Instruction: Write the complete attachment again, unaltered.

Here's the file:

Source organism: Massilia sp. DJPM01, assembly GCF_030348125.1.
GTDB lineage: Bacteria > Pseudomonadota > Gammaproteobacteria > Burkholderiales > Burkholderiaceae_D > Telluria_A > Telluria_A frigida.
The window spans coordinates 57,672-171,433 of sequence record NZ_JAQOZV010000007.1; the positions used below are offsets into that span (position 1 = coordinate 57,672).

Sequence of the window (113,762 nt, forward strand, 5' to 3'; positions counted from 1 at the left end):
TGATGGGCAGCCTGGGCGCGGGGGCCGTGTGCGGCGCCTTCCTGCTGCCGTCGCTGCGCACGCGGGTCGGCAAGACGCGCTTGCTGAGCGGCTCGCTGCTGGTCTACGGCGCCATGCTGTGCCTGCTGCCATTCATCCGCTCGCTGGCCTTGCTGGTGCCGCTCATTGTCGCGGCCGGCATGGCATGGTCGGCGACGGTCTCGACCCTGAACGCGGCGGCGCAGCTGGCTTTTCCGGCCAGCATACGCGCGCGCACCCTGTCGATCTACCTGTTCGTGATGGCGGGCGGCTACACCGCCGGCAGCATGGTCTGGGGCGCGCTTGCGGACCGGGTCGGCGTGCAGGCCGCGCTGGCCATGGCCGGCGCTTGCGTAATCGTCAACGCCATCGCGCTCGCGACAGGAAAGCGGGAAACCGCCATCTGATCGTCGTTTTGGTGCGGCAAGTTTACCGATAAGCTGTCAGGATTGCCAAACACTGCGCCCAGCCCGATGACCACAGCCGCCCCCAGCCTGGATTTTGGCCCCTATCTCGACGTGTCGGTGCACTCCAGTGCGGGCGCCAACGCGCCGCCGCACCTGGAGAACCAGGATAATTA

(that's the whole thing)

Source organism: Massilia sp. DJPM01, assembly GCF_030348125.1.
GTDB lineage: Bacteria > Pseudomonadota > Gammaproteobacteria > Burkholderiales > Burkholderiaceae_D > Telluria_A > Telluria_A frigida.
The window spans coordinates 57,672-171,433 of sequence record NZ_JAQOZV010000007.1; the positions used below are offsets into that span (position 1 = coordinate 57,672).

Sequence of the window (113,762 nt, forward strand, 5' to 3'; positions counted from 1 at the left end):
TGATGGGCAGCCTGGGCGCGGGGGCCGTGTGCGGCGCCTTCCTGCTGCCGTCGCTGCGCACGCGGGTCGGCAAGACGCGCTTGCTGAGCGGCTCGCTGCTGGTCTACGGCGCCATGCTGTGCCTGCTGCCATTCATCCGCTCGCTGGCCTTGCTGGTGCCGCTCATTGTCGCGGCCGGCATGGCATGGTCGGCGACGGTCTCGACCCTGAACGCGGCGGCGCAGCTGGCTTTTCCGGCCAGCATACGCGCGCGCACCCTGTCGATCTACCTGTTCGTGATGGCGGGCGGCTACACCGCCGGCAGCATGGTCTGGGGCGCGCTTGCGGACCGGGTCGGCGTGCAGGCCGCGCTGGCCATGGCCGGCGCTTGCGTAATCGTCAACGCCATCGCGCTCGCGACAGGAAAGCGGGAAACCGCCATCTGATCGTCGTTTTGGTGCGGCAAGTTTACCGATAAGCTGTCAGGATTGCCAAACACTGCGCCCAGCCCGATGACCACAGCCGCCCCCAGCCTGGATTTTGGCCCCTATCTCGACGTGTCGGTGCACTCCAGTGCGGGCGCCAACGCGCCGCCGCACCTGGAGAACCAGGATAATTA